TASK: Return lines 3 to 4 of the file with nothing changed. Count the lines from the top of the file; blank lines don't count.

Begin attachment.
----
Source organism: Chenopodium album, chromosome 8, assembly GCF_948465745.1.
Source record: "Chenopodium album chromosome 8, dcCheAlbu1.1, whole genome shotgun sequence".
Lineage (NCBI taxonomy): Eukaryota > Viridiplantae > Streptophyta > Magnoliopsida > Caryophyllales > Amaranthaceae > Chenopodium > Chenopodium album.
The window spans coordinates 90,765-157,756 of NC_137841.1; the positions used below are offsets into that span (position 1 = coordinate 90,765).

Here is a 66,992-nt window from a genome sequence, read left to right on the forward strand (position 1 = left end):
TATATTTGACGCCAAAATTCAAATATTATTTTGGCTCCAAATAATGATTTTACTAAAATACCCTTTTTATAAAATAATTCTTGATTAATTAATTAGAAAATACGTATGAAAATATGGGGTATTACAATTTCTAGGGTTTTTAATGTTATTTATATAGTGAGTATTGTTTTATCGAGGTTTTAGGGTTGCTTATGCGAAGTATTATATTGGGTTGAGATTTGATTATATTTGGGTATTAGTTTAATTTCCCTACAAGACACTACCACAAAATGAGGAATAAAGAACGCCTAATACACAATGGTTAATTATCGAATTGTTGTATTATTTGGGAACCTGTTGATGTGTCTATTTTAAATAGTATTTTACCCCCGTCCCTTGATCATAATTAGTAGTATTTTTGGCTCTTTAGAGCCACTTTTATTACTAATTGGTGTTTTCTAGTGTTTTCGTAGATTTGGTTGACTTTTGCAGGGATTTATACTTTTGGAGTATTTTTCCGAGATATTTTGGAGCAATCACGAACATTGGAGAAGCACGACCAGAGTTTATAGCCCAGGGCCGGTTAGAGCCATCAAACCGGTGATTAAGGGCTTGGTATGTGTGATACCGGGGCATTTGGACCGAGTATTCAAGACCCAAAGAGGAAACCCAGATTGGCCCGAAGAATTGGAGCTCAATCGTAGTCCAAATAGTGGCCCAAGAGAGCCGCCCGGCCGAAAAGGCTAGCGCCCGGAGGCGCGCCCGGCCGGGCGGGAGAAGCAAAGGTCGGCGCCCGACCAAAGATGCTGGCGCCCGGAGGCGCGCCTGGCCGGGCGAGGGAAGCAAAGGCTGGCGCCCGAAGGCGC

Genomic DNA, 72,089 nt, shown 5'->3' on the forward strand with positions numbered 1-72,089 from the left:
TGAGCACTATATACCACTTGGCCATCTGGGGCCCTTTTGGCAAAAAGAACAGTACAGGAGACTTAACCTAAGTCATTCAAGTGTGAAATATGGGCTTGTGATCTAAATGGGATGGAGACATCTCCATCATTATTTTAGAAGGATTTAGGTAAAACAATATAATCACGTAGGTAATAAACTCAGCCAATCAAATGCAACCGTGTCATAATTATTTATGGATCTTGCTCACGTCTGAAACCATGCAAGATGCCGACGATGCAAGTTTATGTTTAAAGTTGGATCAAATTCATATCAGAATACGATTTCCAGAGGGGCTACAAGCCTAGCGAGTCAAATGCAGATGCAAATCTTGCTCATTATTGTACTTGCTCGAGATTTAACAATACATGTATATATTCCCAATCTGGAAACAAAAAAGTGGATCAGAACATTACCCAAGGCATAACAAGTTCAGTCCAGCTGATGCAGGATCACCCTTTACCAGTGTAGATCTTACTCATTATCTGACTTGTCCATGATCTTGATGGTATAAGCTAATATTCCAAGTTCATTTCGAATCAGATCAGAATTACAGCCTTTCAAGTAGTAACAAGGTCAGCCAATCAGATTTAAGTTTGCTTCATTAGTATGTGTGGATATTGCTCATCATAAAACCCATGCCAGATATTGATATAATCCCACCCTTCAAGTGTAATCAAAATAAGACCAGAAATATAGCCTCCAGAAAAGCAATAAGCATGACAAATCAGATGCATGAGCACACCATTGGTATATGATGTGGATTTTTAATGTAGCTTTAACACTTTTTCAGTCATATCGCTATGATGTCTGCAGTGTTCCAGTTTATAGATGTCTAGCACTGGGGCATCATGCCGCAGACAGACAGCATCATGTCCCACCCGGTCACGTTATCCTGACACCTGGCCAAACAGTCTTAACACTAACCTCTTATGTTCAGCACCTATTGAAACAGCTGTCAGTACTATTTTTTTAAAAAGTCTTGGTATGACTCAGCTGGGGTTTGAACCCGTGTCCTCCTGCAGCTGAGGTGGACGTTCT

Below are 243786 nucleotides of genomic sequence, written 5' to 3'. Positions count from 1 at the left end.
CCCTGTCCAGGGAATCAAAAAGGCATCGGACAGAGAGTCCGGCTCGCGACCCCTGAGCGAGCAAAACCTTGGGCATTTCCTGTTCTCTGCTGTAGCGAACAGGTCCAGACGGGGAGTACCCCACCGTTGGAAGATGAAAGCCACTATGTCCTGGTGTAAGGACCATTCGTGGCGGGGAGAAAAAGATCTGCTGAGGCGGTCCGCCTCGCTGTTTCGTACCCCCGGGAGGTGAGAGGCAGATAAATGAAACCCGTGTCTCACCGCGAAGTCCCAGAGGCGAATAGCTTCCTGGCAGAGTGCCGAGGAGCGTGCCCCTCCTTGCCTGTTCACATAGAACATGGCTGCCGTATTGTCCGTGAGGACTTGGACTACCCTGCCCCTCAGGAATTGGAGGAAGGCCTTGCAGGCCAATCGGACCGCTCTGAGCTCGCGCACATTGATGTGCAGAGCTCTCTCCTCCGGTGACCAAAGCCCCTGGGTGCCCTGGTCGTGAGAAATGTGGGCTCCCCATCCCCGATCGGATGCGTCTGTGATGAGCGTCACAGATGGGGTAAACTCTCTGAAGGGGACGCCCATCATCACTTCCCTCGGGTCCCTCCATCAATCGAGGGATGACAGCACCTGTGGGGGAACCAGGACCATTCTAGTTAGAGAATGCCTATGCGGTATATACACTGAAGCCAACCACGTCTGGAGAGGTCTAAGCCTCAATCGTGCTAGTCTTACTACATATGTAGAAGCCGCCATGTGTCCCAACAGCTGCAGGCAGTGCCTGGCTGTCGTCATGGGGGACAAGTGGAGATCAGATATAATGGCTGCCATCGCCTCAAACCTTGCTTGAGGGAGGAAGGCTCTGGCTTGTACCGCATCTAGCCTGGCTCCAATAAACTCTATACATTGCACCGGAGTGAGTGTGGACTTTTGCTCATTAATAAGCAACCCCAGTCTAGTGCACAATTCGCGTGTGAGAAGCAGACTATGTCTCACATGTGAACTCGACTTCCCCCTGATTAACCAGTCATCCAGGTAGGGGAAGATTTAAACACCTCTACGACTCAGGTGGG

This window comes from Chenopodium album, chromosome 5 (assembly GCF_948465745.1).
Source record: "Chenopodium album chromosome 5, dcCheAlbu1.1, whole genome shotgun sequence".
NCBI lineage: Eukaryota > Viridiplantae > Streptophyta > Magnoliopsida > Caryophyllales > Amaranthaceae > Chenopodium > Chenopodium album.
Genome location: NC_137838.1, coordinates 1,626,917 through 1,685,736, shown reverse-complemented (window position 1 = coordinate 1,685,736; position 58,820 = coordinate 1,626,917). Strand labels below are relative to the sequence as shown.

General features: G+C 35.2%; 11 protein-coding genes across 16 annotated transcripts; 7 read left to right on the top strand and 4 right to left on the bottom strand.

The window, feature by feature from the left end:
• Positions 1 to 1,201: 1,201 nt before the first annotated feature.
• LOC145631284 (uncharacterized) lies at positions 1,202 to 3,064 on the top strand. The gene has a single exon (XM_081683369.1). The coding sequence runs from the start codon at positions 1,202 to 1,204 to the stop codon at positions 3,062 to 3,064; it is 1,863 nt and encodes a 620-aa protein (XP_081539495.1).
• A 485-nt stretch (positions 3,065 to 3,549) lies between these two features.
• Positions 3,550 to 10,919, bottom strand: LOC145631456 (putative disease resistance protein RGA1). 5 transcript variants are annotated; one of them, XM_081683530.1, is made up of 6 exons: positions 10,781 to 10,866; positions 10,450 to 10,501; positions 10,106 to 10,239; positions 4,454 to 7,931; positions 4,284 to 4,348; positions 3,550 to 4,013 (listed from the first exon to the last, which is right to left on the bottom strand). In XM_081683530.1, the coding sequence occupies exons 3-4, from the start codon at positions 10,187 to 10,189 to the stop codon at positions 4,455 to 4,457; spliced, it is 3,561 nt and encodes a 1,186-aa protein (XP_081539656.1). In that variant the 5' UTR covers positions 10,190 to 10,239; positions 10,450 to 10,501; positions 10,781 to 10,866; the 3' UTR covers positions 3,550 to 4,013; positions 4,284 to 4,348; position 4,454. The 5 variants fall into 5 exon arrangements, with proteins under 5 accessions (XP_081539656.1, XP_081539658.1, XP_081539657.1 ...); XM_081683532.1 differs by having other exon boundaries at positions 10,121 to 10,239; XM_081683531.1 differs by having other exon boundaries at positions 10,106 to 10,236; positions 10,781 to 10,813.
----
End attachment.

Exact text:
Lineage (NCBI taxonomy): Eukaryota > Viridiplantae > Streptophyta > Magnoliopsida > Caryophyllales > Amaranthaceae > Chenopodium > Chenopodium album.
The window spans coordinates 90,765-157,756 of NC_137841.1; the positions used below are offsets into that span (position 1 = coordinate 90,765).